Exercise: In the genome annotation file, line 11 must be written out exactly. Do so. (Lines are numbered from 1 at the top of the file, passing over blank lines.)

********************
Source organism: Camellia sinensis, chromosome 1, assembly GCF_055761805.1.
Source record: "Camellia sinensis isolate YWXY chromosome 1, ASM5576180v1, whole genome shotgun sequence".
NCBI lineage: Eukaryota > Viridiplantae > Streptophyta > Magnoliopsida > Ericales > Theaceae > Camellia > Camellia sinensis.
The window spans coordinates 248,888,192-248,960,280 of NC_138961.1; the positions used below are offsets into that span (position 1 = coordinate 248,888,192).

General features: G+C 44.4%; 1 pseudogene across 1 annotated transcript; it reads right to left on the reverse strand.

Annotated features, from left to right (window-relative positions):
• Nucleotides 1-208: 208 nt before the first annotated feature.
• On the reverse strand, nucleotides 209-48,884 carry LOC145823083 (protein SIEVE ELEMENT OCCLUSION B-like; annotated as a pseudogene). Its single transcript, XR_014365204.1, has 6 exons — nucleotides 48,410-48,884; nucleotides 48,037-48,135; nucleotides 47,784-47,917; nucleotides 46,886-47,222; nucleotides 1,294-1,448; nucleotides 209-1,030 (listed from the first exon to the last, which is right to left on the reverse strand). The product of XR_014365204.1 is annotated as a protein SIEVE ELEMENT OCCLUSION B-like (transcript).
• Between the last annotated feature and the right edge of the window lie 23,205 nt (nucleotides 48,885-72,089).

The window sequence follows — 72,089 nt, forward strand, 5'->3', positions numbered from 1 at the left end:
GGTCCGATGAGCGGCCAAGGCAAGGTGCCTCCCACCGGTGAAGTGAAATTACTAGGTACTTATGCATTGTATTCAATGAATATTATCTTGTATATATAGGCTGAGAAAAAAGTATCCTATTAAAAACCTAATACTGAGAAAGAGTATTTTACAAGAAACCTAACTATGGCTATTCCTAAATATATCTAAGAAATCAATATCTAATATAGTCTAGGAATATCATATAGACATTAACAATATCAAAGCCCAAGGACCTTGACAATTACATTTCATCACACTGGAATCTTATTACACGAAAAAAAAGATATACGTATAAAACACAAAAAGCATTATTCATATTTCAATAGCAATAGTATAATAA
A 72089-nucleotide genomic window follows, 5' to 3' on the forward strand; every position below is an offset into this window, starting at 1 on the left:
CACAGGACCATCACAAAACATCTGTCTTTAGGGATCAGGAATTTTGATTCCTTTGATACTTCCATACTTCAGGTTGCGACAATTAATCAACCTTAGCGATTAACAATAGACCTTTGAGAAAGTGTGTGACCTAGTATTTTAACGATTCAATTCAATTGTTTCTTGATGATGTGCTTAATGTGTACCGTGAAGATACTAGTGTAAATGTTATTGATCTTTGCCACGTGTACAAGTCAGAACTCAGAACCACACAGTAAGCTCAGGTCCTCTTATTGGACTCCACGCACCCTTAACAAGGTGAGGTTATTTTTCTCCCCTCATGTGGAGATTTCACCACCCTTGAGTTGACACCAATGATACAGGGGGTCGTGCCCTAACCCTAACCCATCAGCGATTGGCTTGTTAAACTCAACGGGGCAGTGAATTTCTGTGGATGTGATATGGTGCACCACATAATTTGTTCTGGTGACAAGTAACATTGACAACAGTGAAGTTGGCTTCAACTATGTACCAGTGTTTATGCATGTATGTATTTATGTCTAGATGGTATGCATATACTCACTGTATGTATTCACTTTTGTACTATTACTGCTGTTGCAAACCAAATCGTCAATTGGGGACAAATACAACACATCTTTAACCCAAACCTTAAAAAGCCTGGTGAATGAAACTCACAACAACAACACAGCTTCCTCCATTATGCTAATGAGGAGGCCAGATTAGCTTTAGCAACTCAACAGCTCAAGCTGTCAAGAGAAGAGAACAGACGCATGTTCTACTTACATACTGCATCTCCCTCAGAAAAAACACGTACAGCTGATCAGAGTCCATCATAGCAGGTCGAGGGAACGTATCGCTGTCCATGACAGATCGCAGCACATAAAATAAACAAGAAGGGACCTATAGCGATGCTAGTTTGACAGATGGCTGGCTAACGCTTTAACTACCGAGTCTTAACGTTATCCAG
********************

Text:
GGTCCGATGAGCGGCCAAGGCAAGGTGCCTCCCACCGGTGAAGTGAAATTACTAGGTACTTATGCATTGTATTCAATGAATATTATCTTGTATATATAGGCTGAGAAAAAAGTATCCTATTAAAAACCTAATACTGAGAAAGAGTATTTTACAAGAAACCTAACTATGGCTATTCCTAAATATATCTAAGAAATCAATATCTAATATAGTCTAGGAATATCATATAGACATTAACAATATCAAAGCCCAAGGACCTTGACAATTACATTTCATCACACTGGAATCTTATTACACGAAAAAAAAGATATACGTATAAAACACAAAAAGCATTATTCATATTTCAATAGCAATAGTATAATAA